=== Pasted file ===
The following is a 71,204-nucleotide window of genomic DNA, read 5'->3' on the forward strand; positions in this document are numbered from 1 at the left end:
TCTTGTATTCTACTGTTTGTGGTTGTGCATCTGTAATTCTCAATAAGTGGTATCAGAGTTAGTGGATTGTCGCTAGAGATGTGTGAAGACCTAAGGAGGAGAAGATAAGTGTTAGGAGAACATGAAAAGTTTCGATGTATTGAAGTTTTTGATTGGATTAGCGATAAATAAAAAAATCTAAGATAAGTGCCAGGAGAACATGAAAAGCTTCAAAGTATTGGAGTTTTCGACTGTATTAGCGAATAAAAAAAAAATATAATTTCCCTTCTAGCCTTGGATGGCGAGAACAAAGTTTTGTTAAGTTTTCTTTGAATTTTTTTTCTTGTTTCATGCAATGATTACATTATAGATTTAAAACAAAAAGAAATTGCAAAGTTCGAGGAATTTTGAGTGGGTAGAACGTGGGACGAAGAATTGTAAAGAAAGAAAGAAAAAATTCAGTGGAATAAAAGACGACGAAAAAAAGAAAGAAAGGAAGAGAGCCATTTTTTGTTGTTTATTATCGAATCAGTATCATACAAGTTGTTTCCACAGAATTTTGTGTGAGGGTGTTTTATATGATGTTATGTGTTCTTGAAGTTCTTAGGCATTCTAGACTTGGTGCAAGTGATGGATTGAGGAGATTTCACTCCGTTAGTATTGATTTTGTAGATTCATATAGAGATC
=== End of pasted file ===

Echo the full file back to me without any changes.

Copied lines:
The following is a 71,204-nucleotide window of genomic DNA, read 5'->3' on the forward strand; positions in this document are numbered from 1 at the left end:
TCTTGTATTCTACTGTTTGTGGTTGTGCATCTGTAATTCTCAATAAGTGGTATCAGAGTTAGTGGATTGTCGCTAGAGATGTGTGAAGACCTAAGGAGGAGAAGATAAGTGTTAGGAGAACATGAAAAGTTTCGATGTATTGAAGTTTTTGATTGGATTAGCGATAAATAAAAAAATCTAAGATAAGTGCCAGGAGAACATGAAAAGCTTCAAAGTATTGGAGTTTTCGACTGTATTAGCGAATAAAAAAAAAATATAATTTCCCTTCTAGCCTTGGATGGCGAGAACAAAGTTTTGTTAAGTTTTCTTTGAATTTTTTTTCTTGTTTCATGCAATGATTACATTATAGATTTAAAACAAAAAGAAATTGCAAAGTTCGAGGAATTTTGAGTGGGTAGAACGTGGGACGAAGAATTGTAAAGAAAGAAAGAAAAAATTCAGTGGAATAAAAGACGACGAAAAAAAGAAAGAAAGGAAGAGAGCCATTTTTTGTTGTTTATTATCGAATCAGTATCATACAAGTTGTTTCCACAGAATTTTGTGTGAGGGTGTTTTATATGATGTTATGTGTTCTTGAAGTTCTTAGGCATTCTAGACTTGGTGCAAGTGATGGATTGAGGAGATTTCACTCCGTTAGTATTGATTTTGTAGATTCATATAGAGATC